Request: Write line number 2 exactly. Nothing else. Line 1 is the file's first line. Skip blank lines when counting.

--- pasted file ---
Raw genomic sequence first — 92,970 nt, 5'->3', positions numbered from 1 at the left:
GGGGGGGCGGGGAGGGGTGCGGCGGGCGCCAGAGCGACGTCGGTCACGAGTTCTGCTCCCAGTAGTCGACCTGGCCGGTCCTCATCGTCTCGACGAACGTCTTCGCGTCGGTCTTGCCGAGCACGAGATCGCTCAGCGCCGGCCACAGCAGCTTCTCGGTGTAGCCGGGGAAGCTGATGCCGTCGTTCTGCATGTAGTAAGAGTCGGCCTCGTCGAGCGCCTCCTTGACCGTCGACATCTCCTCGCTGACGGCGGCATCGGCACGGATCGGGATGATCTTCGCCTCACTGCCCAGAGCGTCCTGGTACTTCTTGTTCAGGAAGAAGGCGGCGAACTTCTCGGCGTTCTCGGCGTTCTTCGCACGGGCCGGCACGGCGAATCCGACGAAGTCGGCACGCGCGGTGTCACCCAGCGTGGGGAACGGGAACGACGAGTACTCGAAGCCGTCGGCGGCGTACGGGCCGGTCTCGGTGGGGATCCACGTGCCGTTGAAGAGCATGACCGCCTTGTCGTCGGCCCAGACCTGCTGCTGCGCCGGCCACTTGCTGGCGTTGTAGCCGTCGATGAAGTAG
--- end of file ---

GGGGGGGCGGGGAGGGGTGCGGCGGGCGCCAGAGCGACGTCGGTCACGAGTTCTGCTCCCAGTAGTCGACCTGGCCGGTCCTCATCGTCTCGACGAACGTCTTCGCGTCGGTCTTGCCGAGCACGAGATCGCTCAGCGCCGGCCACAGCAGCTTCTCGGTGTAGCCGGGGAAGCTGATGCCGTCGTTCTGCATGTAGTAAGAGTCGGCCTCGTCGAGCGCCTCCTTGACCGTCGACATCTCCTCGCTGACGGCGGCATCGGCACGGATCGGGATGATCTTCGCCTCACTGCCCAGAGCGTCCTGGTACTTCTTGTTCAGGAAGAAGGCGGCGAACTTCTCGGCGTTCTCGGCGTTCTTCGCACGGGCCGGCACGGCGAATCCGACGAAGTCGGCACGCGCGGTGTCACCCAGCGTGGGGAACGGGAACGACGAGTACTCGAAGCCGTCGGCGGCGTACGGGCCGGTCTCGGTGGGGATCCACGTGCCGTTGAAGAGCATGACCGCCTTGTCGTCGGCCCAGACCTGCTGCTGCGCCGGCCACTTGCTGGCGTTGTAGCCGTCGATGAAGTAG